This is probably easiest to explain through example. Suppose I have a DataFrame of user logins to a website, for instance:

|       user_name|login_date|
|  OprahWinfreyJr|2012-01-10|
only showing top 5 rows

I would like to add to this a column indicating when they became an active user on the site. But there is one caveat: there is a time period during which a user is considered active, and after this period, if they log in again, their became_active date resets. Suppose this period is 5 days. Then the desired table derived from the above table would be something like this:

|       user_name|login_date|became_active|
|SirChillingtonIV|2012-01-04|   2012-01-04|
|Booooooo99900098|2012-01-04|   2012-01-04|
|Booooooo99900098|2012-01-06|   2012-01-04|
|  OprahWinfreyJr|2012-01-10|   2012-01-10|
|SirChillingtonIV|2012-01-11|   2012-01-11|

So, in particular, SirChillingtonIV's became_active date was reset because their second login came after the active period expired, but Booooooo99900098's became_active date was not reset the second time he/she logged in, because it fell within the active period.

My initial thought was to use window functions with lag, and then using the lagged values to fill the became_active column; for instance, something starting roughly like:

import org.apache.spark.sql.expressions.Window
import org.apache.spark.sql.functions._

val window = Window.partitionBy("user_name").orderBy("login_date")
val df2 = df.withColumn("tmp", lag("login_date", 1).over(window))

Then, the rule to fill in the became_active date would be, if tmp is null (i.e., if it's the first ever login) or if login_date - tmp >= 5 then became_active = login_date; otherwise, go to the next most recent value in tmp and apply the same rule. This suggests a recursive approach, which I'm having trouble imagining a way to implement.

My questions: Is this a viable approach, and if so, how can I "go back" and look at earlier values of tmp until I find one where I stop? I can't, to my knowledge, iterate through values of a Spark SQL Column. Is there another way to achieve this result?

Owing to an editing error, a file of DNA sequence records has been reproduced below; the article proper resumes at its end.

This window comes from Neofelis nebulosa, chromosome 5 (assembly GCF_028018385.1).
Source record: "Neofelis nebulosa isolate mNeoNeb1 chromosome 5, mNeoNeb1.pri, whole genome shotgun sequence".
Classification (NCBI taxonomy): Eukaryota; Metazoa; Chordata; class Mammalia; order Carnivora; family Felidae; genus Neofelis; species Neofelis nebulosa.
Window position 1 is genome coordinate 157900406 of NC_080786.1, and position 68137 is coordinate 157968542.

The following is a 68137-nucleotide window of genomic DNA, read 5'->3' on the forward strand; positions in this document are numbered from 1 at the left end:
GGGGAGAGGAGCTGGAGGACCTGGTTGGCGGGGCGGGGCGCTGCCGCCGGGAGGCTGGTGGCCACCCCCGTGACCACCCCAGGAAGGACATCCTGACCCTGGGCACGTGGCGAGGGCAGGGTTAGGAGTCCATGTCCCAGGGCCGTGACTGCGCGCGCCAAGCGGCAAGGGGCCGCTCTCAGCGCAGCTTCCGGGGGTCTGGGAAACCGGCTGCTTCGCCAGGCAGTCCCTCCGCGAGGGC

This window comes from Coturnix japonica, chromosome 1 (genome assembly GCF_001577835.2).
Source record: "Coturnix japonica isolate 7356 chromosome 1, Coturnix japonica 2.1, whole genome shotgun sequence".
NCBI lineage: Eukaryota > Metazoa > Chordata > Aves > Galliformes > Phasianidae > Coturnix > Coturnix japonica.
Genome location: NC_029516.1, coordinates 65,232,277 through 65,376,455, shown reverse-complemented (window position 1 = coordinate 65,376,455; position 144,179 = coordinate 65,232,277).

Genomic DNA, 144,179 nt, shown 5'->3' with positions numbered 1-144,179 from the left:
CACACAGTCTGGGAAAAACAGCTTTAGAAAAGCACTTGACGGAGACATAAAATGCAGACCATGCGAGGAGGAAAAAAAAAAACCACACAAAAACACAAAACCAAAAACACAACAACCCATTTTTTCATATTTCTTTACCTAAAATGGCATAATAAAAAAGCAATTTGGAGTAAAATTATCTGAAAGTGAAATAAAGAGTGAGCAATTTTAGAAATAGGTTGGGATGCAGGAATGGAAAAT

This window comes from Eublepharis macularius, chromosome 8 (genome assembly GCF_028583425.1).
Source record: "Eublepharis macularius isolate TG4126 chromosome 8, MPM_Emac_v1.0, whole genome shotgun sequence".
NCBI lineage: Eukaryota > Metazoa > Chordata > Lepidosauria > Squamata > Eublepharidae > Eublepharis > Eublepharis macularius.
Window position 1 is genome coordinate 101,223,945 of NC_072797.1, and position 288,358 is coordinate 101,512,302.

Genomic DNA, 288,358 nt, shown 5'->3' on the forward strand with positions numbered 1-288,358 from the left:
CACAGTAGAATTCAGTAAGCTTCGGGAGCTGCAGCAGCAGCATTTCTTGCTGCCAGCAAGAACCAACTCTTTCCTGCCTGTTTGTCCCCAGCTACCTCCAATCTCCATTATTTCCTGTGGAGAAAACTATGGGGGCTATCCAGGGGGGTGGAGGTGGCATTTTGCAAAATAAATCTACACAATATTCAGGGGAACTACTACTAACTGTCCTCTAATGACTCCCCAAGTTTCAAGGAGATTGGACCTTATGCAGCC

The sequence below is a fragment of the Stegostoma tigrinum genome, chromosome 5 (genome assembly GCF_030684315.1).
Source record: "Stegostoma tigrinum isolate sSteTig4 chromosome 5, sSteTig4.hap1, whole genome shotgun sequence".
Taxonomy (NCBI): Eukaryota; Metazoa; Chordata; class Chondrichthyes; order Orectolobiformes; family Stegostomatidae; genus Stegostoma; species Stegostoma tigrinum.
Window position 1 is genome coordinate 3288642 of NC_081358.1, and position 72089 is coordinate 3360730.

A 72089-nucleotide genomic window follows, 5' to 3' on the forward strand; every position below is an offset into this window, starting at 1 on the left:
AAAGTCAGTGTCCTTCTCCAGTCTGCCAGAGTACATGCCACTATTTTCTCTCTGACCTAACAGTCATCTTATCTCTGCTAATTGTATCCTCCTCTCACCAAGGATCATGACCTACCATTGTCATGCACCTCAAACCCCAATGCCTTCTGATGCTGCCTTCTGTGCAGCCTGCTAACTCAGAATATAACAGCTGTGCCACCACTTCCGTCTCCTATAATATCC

up vote 25 down vote accepted

Here is the trick. Import a bunch of functions:

import org.apache.spark.sql.expressions.Window
import org.apache.spark.sql.functions.{coalesce, datediff, lag, lit, min, sum}

Define windows:

val userWindow = Window.partitionBy("user_name").orderBy("login_date")
val userSessionWindow = Window.partitionBy("user_name", "session")

Find the points where new sessions starts:

val newSession =  (coalesce(
  datediff($"login_date", lag($"login_date", 1).over(userWindow)),
) > 5).cast("bigint")

val sessionized = df.withColumn("session", sum(newSession).over(userWindow))

Find the earliest date per session:

val result = sessionized
  .withColumn("became_active", min($"login_date").over(userSessionWindow))

With dataset defined as:

val df = Seq(
  ("SirChillingtonIV", "2012-01-04"), ("Booooooo99900098", "2012-01-04"),
  ("Booooooo99900098", "2012-01-06"), ("OprahWinfreyJr", "2012-01-10"), 
  ("SirChillingtonIV", "2012-01-11"), ("SirChillingtonIV", "2012-01-14"),
  ("SirChillingtonIV", "2012-08-11")
).toDF("user_name", "login_date")

The result is:

|       user_name|login_date|became_active|
|  OprahWinfreyJr|2012-01-10|   2012-01-10|
|SirChillingtonIV|2012-01-04|   2012-01-04| <- The first session for user
|SirChillingtonIV|2012-01-11|   2012-01-11| <- The second session for user
|SirChillingtonIV|2012-01-14|   2012-01-11| 
|SirChillingtonIV|2012-08-11|   2012-08-11| <- The third session for user
|Booooooo99900098|2012-01-04|   2012-01-04|
|Booooooo99900098|2012-01-06|   2012-01-04|
  • I know it has been a long time, but can you help me understand the coalesce part of the solution?? – Sanchit Grover Apr 15 at 8:33
  • 1
    @SanchitGrover If datediff($"login_date", lag($"login_date", 1).over(userWindow)) evaluates to null (first row in the frame) get 0. – user6910411 Apr 15 at 10:19
  • Then how this val sessionized = df.withColumn("session", sum(newSession).over(userWindow)) is increasing the count? – Sanchit Grover Apr 15 at 12:02
  • It is a cumulative sum of values in set {0, 1}. – user6910411 Apr 15 at 12:04
  • I would double vote this answer if I could, thx! – Madhava Carrillo Nov 22 at 10:25

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